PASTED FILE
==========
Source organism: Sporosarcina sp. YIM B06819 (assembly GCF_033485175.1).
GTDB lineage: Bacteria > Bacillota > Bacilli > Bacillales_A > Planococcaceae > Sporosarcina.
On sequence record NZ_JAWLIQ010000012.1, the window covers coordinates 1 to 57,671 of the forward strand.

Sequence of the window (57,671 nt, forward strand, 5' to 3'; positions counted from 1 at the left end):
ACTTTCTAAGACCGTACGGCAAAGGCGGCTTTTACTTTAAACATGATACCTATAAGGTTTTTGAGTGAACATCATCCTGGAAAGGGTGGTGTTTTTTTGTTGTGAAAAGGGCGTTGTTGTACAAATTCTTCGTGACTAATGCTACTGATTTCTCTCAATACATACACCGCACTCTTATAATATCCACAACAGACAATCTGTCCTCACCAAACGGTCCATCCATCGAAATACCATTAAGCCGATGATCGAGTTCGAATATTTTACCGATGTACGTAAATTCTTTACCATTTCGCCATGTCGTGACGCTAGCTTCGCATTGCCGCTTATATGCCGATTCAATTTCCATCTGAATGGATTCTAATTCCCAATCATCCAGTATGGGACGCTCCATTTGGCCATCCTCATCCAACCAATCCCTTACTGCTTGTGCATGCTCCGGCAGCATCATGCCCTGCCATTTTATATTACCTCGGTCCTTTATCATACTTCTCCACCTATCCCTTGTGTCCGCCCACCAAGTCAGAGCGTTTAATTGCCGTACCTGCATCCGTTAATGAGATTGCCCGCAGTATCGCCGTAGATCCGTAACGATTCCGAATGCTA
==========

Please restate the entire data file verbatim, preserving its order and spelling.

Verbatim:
Source organism: Sporosarcina sp. YIM B06819 (assembly GCF_033485175.1).
GTDB lineage: Bacteria > Bacillota > Bacilli > Bacillales_A > Planococcaceae > Sporosarcina.
On sequence record NZ_JAWLIQ010000012.1, the window covers coordinates 1 to 57,671 of the forward strand.

Sequence of the window (57,671 nt, forward strand, 5' to 3'; positions counted from 1 at the left end):
ACTTTCTAAGACCGTACGGCAAAGGCGGCTTTTACTTTAAACATGATACCTATAAGGTTTTTGAGTGAACATCATCCTGGAAAGGGTGGTGTTTTTTTGTTGTGAAAAGGGCGTTGTTGTACAAATTCTTCGTGACTAATGCTACTGATTTCTCTCAATACATACACCGCACTCTTATAATATCCACAACAGACAATCTGTCCTCACCAAACGGTCCATCCATCGAAATACCATTAAGCCGATGATCGAGTTCGAATATTTTACCGATGTACGTAAATTCTTTACCATTTCGCCATGTCGTGACGCTAGCTTCGCATTGCCGCTTATATGCCGATTCAATTTCCATCTGAATGGATTCTAATTCCCAATCATCCAGTATGGGACGCTCCATTTGGCCATCCTCATCCAACCAATCCCTTACTGCTTGTGCATGCTCCGGCAGCATCATGCCCTGCCATTTTATATTACCTCGGTCCTTTATCATACTTCTCCACCTATCCCTTGTGTCCGCCCACCAAGTCAGAGCGTTTAATTGCCGTACCTGCATCCGTTAATGAGATTGCCCGCAGTATCGCCGTAGATCCGTAACGATTCCGAATGCTA